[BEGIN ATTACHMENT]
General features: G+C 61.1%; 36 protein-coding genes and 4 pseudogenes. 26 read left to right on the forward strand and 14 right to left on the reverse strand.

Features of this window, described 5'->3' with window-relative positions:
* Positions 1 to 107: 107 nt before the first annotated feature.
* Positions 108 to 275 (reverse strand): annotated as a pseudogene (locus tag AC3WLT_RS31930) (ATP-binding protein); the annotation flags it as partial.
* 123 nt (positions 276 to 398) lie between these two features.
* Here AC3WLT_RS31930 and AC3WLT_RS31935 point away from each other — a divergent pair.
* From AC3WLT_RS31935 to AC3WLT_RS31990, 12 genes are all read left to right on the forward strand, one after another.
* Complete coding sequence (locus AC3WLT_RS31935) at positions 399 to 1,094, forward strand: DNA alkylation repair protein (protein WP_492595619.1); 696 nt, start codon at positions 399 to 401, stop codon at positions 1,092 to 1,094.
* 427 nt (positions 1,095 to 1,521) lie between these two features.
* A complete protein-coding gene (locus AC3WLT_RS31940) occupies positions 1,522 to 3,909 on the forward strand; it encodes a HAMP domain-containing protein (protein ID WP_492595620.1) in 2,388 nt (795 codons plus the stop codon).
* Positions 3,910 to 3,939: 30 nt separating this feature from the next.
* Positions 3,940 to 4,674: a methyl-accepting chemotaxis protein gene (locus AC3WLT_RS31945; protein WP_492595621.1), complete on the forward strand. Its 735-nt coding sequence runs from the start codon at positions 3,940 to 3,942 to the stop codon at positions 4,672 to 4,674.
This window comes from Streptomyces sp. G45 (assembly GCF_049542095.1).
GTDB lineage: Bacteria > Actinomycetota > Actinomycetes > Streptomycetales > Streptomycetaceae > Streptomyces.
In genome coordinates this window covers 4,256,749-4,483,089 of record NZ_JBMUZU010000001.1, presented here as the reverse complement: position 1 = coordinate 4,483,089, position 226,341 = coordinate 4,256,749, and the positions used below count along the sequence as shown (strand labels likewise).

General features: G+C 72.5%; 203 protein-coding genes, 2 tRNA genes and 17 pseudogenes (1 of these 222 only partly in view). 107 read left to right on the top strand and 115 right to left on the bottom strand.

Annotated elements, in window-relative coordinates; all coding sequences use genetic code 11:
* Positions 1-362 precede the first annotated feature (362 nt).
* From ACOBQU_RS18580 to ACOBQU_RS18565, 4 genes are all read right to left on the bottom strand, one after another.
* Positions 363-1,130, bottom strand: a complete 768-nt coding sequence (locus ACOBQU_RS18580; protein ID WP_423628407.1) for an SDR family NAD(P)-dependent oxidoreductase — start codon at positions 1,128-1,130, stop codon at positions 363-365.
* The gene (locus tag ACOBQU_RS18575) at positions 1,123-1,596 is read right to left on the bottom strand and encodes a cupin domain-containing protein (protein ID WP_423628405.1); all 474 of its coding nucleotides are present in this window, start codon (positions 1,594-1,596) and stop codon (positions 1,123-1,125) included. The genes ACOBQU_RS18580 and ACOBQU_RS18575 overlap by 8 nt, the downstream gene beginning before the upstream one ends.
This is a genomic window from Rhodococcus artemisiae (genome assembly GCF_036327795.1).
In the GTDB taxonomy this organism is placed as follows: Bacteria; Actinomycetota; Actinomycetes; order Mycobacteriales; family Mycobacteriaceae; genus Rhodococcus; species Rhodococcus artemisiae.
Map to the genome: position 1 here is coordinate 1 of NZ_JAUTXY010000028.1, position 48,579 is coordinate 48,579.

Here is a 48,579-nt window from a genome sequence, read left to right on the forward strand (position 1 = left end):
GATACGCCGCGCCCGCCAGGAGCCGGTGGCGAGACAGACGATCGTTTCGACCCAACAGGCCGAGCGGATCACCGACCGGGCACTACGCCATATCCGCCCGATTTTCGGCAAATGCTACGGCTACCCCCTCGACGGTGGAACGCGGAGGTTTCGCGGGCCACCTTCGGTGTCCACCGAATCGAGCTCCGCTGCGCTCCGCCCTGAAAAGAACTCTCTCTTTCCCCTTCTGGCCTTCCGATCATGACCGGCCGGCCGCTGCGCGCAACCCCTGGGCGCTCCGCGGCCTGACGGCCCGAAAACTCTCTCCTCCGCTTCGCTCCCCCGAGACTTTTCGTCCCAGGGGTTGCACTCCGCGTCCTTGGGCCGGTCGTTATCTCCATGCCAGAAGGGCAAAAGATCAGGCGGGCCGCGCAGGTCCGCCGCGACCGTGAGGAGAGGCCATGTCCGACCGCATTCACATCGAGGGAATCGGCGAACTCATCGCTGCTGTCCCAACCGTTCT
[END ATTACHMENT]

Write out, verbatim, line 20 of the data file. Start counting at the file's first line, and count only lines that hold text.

* Positions 363-1,130, bottom strand: a complete 768-nt coding sequence (locus ACOBQU_RS18580; protein ID WP_423628407.1) for an SDR family NAD(P)-dependent oxidoreductase — start codon at positions 1,128-1,130, stop codon at positions 363-365.